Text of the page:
New investment law on cards

Government has crafted a new Bill exempting foreign investors participating in infrastructure development from complying with the country’s indigenisation and empowerment laws.


According to the Zimbabwe Investment Authority (ZIA) Amendment Bill, any investment in key areas such as energy and road networks that would have been approved by the authority would not be subjected to the equity law.

Under the empowerment laws, foreign-owned companies are required to cede 51% shareholding to locals and remain with at most 49%.

“The Bill will also amend the Indigenisation and Economic Empowerment Act to exempt new foreign investment in key infrastructure and strategic sectors from the requirements of the Act as long as such investment is licensed under the Zimbabwe Investment Authority Act,” reads the bill in part.

Economic Planning and Investment Promotion minister Tapiwa Mashakada recently said the government was working towards the harmonisation of the indigenisation and economic empowerment and investment laws amid concerns that the former was scaring investment.

“We have two conflicting pieces of legislation, that is the Indigenisation Act and the Investment Act. Cabinet approved the principles of the amendments and now the Bill has to be taken to the Cabinet committee on legislation this month,” Mashakada said.

The new Bill also seeks to bar any investor to start operations without ZIA approval.

It further aims to reduce bottlenecks in starting new business in the country.

“Any contracts they may enter into without such a licence will be voidable, and any licences and permits issued to them will be void. This will not apply to contracts entered into or licences, and permits granted before the Bill comes into force,” the Bill reads.

“And to make it easier for investors, the board will be able to allow them up to 90 days to enter into negotiations and preliminary contracts before they apply for an investment licence.”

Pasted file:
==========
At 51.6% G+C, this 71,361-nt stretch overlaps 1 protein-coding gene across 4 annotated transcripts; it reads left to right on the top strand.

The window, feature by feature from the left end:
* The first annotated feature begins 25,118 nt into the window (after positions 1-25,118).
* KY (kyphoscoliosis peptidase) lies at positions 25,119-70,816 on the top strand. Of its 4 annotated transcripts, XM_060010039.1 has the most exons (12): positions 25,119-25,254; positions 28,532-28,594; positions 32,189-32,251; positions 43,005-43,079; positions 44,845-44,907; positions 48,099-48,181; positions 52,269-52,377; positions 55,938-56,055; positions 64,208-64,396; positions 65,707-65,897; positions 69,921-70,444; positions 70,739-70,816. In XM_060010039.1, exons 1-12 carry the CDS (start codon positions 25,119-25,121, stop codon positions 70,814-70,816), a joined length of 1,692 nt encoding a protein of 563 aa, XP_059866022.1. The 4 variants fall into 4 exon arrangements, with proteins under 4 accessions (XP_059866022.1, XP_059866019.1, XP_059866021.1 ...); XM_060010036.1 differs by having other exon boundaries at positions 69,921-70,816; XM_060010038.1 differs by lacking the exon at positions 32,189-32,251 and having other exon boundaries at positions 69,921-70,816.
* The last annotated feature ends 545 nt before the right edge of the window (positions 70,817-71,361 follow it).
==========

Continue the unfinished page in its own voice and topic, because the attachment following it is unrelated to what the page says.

The amendments of the Investment Act also seek to encourage increased investments in Zimbabwe by both domestic and foreign investors; to reduce administrative barriers that inhibit investments; to transform the authority by making it a one-stop shop for investors; and to ensure that all foreign investments were registered and approved by ZIA.

The changes would also re-establish export processing zones as special economic zones and industrial parks.

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  1. The most logical legislative l have seen from this govt in years,atleast sense is dawning on some pple as that indiginisation law was crap.Who would want to give you 51% of their hard earned cash just like that yet u were scratching yo ass when they were making that cash.The problem is now trust,who can trust this govt,l wonder.

    1. Who told you its hard earned cash,look around you an open that fuckin brain.

  2. whneva pple start swearin u knw unenge waperegwa! thts a brilliant legislation,it wl surely attract investment nt tht crazy indigenisation law…zim nd investment, period

  3. Mupfana weBikini

    We may have good pieces of legislation or the best constitution asi kana tisingazviteedzere everything comes to nought.

  4. ya u r ryte, we need 2 implement all these proposals, zimbabweans r gd at tokn! really hw do u empower pple by changing share ownership frm white foreigners to blacks? serious hw doz tht create jobs? wdnt foreign investment bring jobs? pple lets b serious

  5. 51% is very applicable to mines. But not necessarily to every other sector. If someone invests in mining, they should know we have invested too, in the form of the mineral underground. But if a bank opens, or if VW opens a car assembly plant, we should just tax them appropriately without necessarily claiming 51%. That’s my opinion.

  6. I have been reading absent a few of your stories and i can claim quick gear. I will positively bookmark your website.

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